This idea is in contrast to Marx who argued that commodity money emerged prior to credit money via its use in the process of exchange and that the state monopoly over money creation came much later historically.

Anwar Shaikh, in his book Capitalism, sides with Marx and against the version of monetary history propounded by MMT, which he refers to as neo-Chartalism. Chartalism is another name for the state theory of money of Innes and Knapp. According to Shaikh, today’s Chartalists dubiously project their version of the state’s relationship to money back for thousands of years in order to reinforce their claims about MMT:

“[T]hey conflate payment obligations with debt, so that blood-price, bride-price and even taxes become debt. Then debt is central from the start, and when the state takes over coinage, state money is treated as a form of debt.”

It is noteworthy that Johnson mentioned the “State Theory of Money” of Georg Friedrich Knapp from the Prussian Historicist School of Economics as being related to the “Credit Theory of Money” of Alfred Mitchell-Innes. Currencies issued by the State are unfortunately issued by government fiat, meaning the only thing backing its Value is Schuld (Debt/Guilt) and the State’s ability to maintain the Value of its Currency. There is a reason why a Fiat Currency is consistently described as being “backed by Full Faith and Credit.”   

What most analyses of MMT do not consider is how well MMT is worthy of preparing the nation-state for life-or-death Total War (like in World Wars I and II) or the overall conditions of “Total Mobilization” (toward a Four-Year or Five-Year Plan, combating Climate Change and Pandemics, achieving rapid technological breakthroughs, and strategic maneuvers that would crush lesser Currencies with Hyperinflation). The implications of the State and Credit Theories of Money on the financing of wars are reflective of how the European nation-states gradually abandoned Bimetallism, then the Gold Standard and finally adoption of the Schuld Standard through Fiat Currencies between the late 19th and early 20th centuries. Schuld, like Gold and Silver, proved more of a hindrance than a benefit to waging Total War, let alone sustain Total Mobilization toward the realization of commonly-shared goals.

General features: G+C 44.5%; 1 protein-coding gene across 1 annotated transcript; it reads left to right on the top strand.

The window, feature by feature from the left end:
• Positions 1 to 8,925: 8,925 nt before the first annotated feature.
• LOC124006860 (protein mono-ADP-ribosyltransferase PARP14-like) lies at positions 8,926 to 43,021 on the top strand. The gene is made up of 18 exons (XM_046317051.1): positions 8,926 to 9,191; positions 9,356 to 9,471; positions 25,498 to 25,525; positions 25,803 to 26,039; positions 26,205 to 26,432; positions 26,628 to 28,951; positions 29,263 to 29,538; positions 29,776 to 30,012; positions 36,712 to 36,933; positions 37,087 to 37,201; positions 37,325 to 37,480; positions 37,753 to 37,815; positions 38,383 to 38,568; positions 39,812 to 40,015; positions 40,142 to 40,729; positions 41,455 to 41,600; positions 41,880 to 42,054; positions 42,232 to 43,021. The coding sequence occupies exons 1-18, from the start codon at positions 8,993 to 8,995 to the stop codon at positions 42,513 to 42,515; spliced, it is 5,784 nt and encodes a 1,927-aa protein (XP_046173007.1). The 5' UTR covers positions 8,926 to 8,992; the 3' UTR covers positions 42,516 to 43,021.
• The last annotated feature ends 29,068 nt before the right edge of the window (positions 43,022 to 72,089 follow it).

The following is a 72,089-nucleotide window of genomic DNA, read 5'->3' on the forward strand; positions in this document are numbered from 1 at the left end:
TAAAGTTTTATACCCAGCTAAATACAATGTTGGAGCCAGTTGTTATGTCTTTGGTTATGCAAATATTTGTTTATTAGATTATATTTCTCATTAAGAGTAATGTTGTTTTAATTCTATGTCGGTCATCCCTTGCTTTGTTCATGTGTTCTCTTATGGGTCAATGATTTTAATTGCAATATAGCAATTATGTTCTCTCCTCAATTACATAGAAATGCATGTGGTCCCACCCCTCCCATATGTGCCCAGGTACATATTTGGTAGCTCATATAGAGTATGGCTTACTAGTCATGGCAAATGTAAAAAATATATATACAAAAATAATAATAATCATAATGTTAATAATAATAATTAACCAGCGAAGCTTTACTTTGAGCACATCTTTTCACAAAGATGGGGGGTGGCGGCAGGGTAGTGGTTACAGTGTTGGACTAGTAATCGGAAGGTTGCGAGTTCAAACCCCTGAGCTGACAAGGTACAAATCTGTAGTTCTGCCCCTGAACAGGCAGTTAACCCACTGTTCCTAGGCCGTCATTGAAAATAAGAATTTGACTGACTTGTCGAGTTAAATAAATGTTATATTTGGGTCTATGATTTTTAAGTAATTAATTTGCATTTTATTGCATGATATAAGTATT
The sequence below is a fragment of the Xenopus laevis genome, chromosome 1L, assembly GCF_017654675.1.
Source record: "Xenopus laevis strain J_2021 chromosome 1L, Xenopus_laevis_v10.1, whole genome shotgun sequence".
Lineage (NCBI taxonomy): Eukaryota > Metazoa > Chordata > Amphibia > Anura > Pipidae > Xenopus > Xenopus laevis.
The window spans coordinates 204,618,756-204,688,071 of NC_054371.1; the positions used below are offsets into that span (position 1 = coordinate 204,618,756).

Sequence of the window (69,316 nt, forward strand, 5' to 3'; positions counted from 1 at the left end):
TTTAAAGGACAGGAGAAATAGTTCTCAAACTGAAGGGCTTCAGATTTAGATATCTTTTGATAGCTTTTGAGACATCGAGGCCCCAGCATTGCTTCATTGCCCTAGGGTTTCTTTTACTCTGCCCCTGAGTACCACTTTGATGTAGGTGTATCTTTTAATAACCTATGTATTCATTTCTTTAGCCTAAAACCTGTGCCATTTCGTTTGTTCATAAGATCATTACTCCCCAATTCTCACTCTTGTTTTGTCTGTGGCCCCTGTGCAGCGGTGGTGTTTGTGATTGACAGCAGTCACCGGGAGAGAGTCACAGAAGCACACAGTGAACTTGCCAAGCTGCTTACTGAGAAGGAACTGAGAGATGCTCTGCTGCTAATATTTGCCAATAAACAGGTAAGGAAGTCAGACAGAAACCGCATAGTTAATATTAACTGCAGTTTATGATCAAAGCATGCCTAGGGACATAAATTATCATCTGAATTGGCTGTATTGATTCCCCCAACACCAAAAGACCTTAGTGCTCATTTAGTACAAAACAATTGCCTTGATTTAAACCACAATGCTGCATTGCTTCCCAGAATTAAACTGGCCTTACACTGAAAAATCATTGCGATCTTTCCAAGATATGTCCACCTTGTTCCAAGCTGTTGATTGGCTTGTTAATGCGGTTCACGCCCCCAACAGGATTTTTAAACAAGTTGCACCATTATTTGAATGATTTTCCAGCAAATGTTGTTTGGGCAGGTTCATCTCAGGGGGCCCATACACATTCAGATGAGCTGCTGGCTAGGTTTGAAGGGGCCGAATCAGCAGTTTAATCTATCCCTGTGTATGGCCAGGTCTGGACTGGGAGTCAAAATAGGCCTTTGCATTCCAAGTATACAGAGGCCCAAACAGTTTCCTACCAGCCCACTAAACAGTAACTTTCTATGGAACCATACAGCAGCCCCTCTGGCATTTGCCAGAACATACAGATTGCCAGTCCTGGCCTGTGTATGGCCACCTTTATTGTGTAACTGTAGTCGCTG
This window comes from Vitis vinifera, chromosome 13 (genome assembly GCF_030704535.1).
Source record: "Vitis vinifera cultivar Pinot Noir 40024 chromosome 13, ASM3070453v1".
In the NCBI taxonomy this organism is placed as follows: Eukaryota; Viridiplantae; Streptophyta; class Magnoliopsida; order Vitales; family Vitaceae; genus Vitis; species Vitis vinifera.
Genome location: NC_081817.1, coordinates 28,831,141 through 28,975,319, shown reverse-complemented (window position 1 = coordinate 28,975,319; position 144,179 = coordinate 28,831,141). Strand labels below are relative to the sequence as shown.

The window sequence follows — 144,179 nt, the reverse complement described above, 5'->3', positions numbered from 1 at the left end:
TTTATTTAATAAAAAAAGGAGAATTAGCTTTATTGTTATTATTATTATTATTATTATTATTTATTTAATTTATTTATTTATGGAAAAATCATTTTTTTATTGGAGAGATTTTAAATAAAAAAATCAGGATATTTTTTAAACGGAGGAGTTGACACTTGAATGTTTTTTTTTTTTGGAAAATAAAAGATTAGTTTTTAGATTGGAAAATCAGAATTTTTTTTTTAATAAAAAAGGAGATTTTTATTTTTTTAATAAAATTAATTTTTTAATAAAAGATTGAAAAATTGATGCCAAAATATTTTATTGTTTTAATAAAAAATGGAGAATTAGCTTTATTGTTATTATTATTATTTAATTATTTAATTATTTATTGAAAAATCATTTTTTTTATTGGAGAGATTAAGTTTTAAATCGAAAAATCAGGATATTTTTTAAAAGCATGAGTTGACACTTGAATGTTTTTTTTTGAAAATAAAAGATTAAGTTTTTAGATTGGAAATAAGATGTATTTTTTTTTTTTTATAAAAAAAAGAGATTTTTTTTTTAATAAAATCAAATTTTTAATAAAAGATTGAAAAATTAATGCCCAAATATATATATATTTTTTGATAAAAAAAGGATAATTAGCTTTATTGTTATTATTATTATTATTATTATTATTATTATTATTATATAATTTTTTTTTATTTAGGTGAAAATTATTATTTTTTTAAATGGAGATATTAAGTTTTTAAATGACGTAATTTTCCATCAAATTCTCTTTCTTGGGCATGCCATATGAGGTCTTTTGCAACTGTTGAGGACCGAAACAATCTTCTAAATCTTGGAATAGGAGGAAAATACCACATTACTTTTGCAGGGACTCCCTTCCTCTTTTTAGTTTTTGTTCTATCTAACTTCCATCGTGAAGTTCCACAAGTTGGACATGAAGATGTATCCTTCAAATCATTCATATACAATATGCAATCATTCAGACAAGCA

For MMT, when the economy is at less than full employment, and there is therefore economic ‘slack’ or spare capacity, the government should use fiscal policy to increase demand, as long as this does not create undesirable levels of inflation. MMTers tend to argue that fiscal policy should play more of a role in stabilising the economy and achieving full employment than it currently does (although the recent response to the pandemic in the presence of very low interest rates has called forth dramatic fiscal action).

Mainstream economics has in recent decades argued that monetary policy administered by independent central banks should be the main policy tool for stabilising the economy, with fiscal policy playing more of a role when the economy is at the zero lower bound (ZLB) in terms of interest rates, and demand remains insufficient or there is still significant unemployment.

MMTers say that fiscal policy should be used more of the time as a tool for stabilising the economy, and achieving and sustaining full employment. A lesson from recent decades in the case of the US is that relying on monetary policy and worrying (some of the time at least) about the government deficit has led to unsustainable rises in private debt. When the private sector begins to attempt to reduce its debt levels, or deleverage, rather than spend on consumption or investment, this reduces aggregate demand and acts as a drag on the economy, slowing growth and raising unemployment.


MMTers argue that fiscal policy should be used to stabilise the economy at all times and that it is more effective than monetary policy alone. Since the private sector as a whole tends to run a surplus of income over expenditure (and savings over investment) for much of the time, the public sector needs to run a deficit so that net private savings are spent rather than merely leaking from the economy and reducing output and employment. Historically under capitalism, government surpluses have been rare, and have often been associated with private sector deficits and debt accumulation followed by financial crises. So too much of a focus in government policy on austerity and ‘paying down debt’ can be extremely damaging.